There are reasons to be concerned about "Iron Man 3." Jon Favreau, the director of the first two installments, won't be on board for the new film. Shane Black, who will be directing "3," has never done a movie this huge. Plus, as of a couple months ago, it seemed like the series was going to go in a very different, more realistic direction. That's more than enough, right? Well, over the weekend Favreau inadvertently threw a couple more logs on the fire.
At the Hero Complex Film Festival on Sunday, Favreau and Robert Downey Jr. were on hand for a screening of "Iron Man," and Favreau talked about the fact that Black and Downey Jr. had sought his feedback for "Iron Man 3." Favreau was happy to lend a hand, although he's now focused on other projects:
"I love the franchise and I'm a big fan of Shane's as well so hopefully I can be helpful because I want to see this thing grow and transform. And actually, when it finally landed on Shane, it was like, 'All right, that's gonna be something interesting.' Especially because it's gonna be so difficult for whoever does that one because although it's 'Iron Man 3,' the whole Avengers thing...I guess in comics you can say that it's an individual storyline and you can break it off into a group. But in movies, it's hard not to take into consideration what just happened. What are you gonna say? 'They all just lost their cell phones and you can't get help?' So it's going to take a lot of ingenuity to make it make sense to a mainstream film audience as well as a comic book audience."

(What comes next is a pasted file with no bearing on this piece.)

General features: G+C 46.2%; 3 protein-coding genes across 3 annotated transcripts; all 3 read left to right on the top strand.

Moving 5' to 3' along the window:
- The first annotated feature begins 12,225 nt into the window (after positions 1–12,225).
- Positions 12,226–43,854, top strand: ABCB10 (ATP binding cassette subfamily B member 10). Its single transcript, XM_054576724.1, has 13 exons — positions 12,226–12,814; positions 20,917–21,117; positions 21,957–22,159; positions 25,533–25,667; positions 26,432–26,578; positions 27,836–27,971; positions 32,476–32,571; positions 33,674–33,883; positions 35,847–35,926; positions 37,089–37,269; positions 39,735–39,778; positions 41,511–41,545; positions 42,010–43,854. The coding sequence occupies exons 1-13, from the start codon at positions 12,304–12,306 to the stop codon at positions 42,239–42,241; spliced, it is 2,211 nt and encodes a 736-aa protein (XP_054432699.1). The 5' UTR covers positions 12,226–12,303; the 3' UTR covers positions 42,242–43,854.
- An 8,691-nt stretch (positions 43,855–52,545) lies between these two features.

This was done amidst a bunch of happy-talk "We're all friends" conversation, but it's funny that (intentionally or not), Favreau points out two problems "Iron Man 3" will have to contend with. The first is that Black will have to make his movie around whatever happens in "The Avengers." This was something that was bugging Favreau even last year when we all assumed he'd be directing "Iron Man 3." Essentially, Black will have to build a story that doesn't just pick up where "Iron Man 2" left off but also fits with whatever happens in "The Avengers."
Plus, Favreau brought up what shall now be called "the cell phone problem." If Tony Stark is buddies with all the Avengers, why don't they help him out in "Iron Man 3"? And it brings to mind something that had never occured to us: After watching an Avengers movie, will an "Iron Man 3" (or a "Thor 2") be interesting enough for audiences since it will have just one superhero? We really hope Marvel knows what they're doing with all these movies. No wonder Favreau was happy to offer advice to Black: He's probably just thrilled that it's not his headache anymore.